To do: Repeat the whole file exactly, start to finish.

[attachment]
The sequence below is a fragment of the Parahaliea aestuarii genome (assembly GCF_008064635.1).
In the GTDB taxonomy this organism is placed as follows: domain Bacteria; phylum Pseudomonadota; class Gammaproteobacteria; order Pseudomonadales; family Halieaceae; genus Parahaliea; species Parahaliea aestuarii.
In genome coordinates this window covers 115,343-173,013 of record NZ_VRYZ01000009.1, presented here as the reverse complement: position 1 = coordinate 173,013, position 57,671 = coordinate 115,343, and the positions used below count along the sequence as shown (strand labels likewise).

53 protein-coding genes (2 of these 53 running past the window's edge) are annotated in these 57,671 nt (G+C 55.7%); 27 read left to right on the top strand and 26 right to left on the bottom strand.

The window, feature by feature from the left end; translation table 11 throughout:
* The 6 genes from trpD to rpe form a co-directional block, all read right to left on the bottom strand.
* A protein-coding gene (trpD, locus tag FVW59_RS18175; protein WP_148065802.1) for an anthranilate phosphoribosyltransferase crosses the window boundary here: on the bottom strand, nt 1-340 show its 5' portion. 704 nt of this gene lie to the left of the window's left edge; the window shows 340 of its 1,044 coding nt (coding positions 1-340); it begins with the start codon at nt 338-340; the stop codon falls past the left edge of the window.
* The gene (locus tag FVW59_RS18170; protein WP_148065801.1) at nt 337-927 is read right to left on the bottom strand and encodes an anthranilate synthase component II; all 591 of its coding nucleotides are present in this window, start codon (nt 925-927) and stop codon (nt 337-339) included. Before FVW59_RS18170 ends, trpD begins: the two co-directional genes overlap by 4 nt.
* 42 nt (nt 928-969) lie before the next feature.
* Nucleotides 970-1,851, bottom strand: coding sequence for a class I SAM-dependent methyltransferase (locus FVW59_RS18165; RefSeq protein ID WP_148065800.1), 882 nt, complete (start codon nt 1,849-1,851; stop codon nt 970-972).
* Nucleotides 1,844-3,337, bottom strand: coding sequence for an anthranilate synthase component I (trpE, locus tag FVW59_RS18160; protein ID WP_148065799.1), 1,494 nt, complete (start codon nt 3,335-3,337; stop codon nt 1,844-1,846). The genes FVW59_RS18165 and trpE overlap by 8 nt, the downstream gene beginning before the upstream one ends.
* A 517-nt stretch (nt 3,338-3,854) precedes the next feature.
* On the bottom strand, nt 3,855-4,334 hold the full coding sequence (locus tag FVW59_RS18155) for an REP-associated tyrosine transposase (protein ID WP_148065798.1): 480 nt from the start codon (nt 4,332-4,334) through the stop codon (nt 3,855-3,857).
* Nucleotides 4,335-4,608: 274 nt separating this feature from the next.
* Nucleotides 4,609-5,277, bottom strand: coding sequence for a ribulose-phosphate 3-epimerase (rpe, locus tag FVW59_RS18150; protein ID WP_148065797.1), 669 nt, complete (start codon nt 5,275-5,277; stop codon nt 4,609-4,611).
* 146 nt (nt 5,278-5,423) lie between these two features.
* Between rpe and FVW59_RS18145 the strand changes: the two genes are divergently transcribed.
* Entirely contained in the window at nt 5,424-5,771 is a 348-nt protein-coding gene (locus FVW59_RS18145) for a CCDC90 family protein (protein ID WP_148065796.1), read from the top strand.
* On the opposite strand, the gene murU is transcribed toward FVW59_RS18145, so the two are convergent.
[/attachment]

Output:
The sequence below is a fragment of the Parahaliea aestuarii genome (assembly GCF_008064635.1).
In the GTDB taxonomy this organism is placed as follows: domain Bacteria; phylum Pseudomonadota; class Gammaproteobacteria; order Pseudomonadales; family Halieaceae; genus Parahaliea; species Parahaliea aestuarii.
In genome coordinates this window covers 115,343-173,013 of record NZ_VRYZ01000009.1, presented here as the reverse complement: position 1 = coordinate 173,013, position 57,671 = coordinate 115,343, and the positions used below count along the sequence as shown (strand labels likewise).

53 protein-coding genes (2 of these 53 running past the window's edge) are annotated in these 57,671 nt (G+C 55.7%); 27 read left to right on the top strand and 26 right to left on the bottom strand.

The window, feature by feature from the left end; translation table 11 throughout:
* The 6 genes from trpD to rpe form a co-directional block, all read right to left on the bottom strand.
* A protein-coding gene (trpD, locus tag FVW59_RS18175; protein WP_148065802.1) for an anthranilate phosphoribosyltransferase crosses the window boundary here: on the bottom strand, nt 1-340 show its 5' portion. 704 nt of this gene lie to the left of the window's left edge; the window shows 340 of its 1,044 coding nt (coding positions 1-340); it begins with the start codon at nt 338-340; the stop codon falls past the left edge of the window.
* The gene (locus tag FVW59_RS18170; protein WP_148065801.1) at nt 337-927 is read right to left on the bottom strand and encodes an anthranilate synthase component II; all 591 of its coding nucleotides are present in this window, start codon (nt 925-927) and stop codon (nt 337-339) included. Before FVW59_RS18170 ends, trpD begins: the two co-directional genes overlap by 4 nt.
* 42 nt (nt 928-969) lie before the next feature.
* Nucleotides 970-1,851, bottom strand: coding sequence for a class I SAM-dependent methyltransferase (locus FVW59_RS18165; RefSeq protein ID WP_148065800.1), 882 nt, complete (start codon nt 1,849-1,851; stop codon nt 970-972).
* Nucleotides 1,844-3,337, bottom strand: coding sequence for an anthranilate synthase component I (trpE, locus tag FVW59_RS18160; protein ID WP_148065799.1), 1,494 nt, complete (start codon nt 3,335-3,337; stop codon nt 1,844-1,846). The genes FVW59_RS18165 and trpE overlap by 8 nt, the downstream gene beginning before the upstream one ends.
* A 517-nt stretch (nt 3,338-3,854) precedes the next feature.
* On the bottom strand, nt 3,855-4,334 hold the full coding sequence (locus tag FVW59_RS18155) for an REP-associated tyrosine transposase (protein ID WP_148065798.1): 480 nt from the start codon (nt 4,332-4,334) through the stop codon (nt 3,855-3,857).
* Nucleotides 4,335-4,608: 274 nt separating this feature from the next.
* Nucleotides 4,609-5,277, bottom strand: coding sequence for a ribulose-phosphate 3-epimerase (rpe, locus tag FVW59_RS18150; protein ID WP_148065797.1), 669 nt, complete (start codon nt 5,275-5,277; stop codon nt 4,609-4,611).
* 146 nt (nt 5,278-5,423) lie between these two features.
* Between rpe and FVW59_RS18145 the strand changes: the two genes are divergently transcribed.
* Entirely contained in the window at nt 5,424-5,771 is a 348-nt protein-coding gene (locus FVW59_RS18145) for a CCDC90 family protein (protein ID WP_148065796.1), read from the top strand.
* On the opposite strand, the gene murU is transcribed toward FVW59_RS18145, so the two are convergent.